Sunday, August 30, 2009

Free Spirits: Portraits from the North

By Bern Will Brown, 146 pages, Novalis.

“Albert, having gotten drunk on the home brew, luckily forgot about crossing the river and staggered back to his planing bench. He took hold of the plane, made one long pass along the plank he had been working on, went right off the end and buried himself in the pile of shavings. Not a perfect ending to the day, but at least Albert Faille survived another of his misadventures.”

Free Spirits offers a pure, direct history of Canada's North in the twentieth century through short chapters on various eccentrics. For Brown, these characters made the culture special. Imagine a society without pop culture, but with deeply personal, intense, and interdependent relationships. The book portrays people being as genuine as the day they were born.

Any refusal to help another person could mean death because of the unforgiving climate. Most of the white society in the North revolved around solitary men and their attempts to draw a living out of the bush through hunting, trapping, and fishing. Often from the France-based OMI order, which had a special charism to this part of the world, the priests who survived there had to adapt to this way of life.

The Oblate priests lived heroic lives, serving and loving the people well. Rather than imposing an alien, European culture, the kind of priest who stayed for many years necessarily fit in with the natives. This love and understanding for the people came from a simple, very Christian theology:

“Léonce was never openly critical of anyone, especially his flock. He found an excuse for any misdemeanor. He realized that the people had only recently emerged from [a simpler] age and that Christianity introduced a whole new set of guidelines that they would need time to assimilate. Although they had always believed in a god, Léonce told me that they had never imagined a son of God – Christ and his redemption.”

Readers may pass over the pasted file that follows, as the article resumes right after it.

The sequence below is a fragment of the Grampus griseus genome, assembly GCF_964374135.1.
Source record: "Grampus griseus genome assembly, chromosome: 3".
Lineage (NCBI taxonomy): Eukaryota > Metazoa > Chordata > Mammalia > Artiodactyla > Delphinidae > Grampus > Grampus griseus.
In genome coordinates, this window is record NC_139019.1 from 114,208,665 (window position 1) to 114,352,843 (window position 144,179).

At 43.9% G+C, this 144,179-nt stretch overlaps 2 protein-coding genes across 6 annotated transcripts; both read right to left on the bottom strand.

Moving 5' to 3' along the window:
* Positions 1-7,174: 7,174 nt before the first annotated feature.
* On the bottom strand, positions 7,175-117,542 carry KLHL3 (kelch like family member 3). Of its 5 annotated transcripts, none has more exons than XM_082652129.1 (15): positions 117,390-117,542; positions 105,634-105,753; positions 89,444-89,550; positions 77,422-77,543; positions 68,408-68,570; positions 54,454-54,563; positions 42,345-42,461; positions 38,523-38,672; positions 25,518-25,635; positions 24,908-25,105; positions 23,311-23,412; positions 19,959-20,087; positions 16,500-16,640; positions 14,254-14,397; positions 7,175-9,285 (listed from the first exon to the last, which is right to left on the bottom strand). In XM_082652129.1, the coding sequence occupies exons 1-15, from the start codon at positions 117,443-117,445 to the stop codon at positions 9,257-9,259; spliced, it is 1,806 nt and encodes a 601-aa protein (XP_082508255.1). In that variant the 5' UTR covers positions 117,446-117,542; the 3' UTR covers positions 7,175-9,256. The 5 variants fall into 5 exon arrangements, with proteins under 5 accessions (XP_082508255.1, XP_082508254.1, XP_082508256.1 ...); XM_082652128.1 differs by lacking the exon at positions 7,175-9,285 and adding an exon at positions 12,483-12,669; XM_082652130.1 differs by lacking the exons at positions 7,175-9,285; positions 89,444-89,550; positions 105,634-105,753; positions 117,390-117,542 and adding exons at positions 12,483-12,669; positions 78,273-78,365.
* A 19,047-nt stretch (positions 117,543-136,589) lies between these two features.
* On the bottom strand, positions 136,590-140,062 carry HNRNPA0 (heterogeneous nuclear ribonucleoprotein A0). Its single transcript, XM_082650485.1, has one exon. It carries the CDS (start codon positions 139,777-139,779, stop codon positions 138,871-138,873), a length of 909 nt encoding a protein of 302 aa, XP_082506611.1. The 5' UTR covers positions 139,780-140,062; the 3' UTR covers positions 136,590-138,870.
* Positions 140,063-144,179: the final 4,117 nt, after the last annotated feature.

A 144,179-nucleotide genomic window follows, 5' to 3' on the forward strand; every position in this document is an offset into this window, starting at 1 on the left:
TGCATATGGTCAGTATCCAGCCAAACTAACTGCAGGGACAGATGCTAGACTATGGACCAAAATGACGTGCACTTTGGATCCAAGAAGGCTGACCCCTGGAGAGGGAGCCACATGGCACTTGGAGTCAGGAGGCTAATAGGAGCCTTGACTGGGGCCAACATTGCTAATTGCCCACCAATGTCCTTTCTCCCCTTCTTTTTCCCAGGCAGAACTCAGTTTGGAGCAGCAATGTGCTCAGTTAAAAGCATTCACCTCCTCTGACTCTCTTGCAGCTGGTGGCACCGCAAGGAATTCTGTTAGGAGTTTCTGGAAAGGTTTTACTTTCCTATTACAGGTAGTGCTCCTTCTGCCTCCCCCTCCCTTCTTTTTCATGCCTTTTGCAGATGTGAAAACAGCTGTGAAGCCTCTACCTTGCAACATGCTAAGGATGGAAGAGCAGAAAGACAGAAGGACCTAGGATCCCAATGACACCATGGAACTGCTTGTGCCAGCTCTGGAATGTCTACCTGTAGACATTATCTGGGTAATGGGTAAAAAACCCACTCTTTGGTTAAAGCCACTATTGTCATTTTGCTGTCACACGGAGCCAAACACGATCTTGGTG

The author displays through this basic “theology of the North” a love for the people yet also a love for the Church and its mission to these people. He never criticizes or seems ashamed of this mission, in contrast to so many writers and former priests. Rather, his stories center around the comical and human sides of a harsh environment, and the importance of the Church to this society, where life before government social assistance programs was fragile and often unsuccessful.

Contrary to media portrayals, the Catholic Church succeeded in the North because it served the people and fit into their culture. People built their society around countless individual acts of generosity and self-sacrifice:

“Noticing that I didn't have a bell for [the new church], she kept an eye out for one. The next winter, on her promotion tour for the lodge, she found a bell in Indianola, Iowa, outside Desmoines, and delivered it to my dock in her Norseman aircraft the following summer. At a thousand lbs it was the biggest bell in the Northwest Territories.”

Free Spirits counters the negative, one-sided propaganda surrounding white-native relations which portrays the Church and white Canadians as taking advantage of the natives. Brown's thoughts reflect the much richer, deeper, and more human reality.

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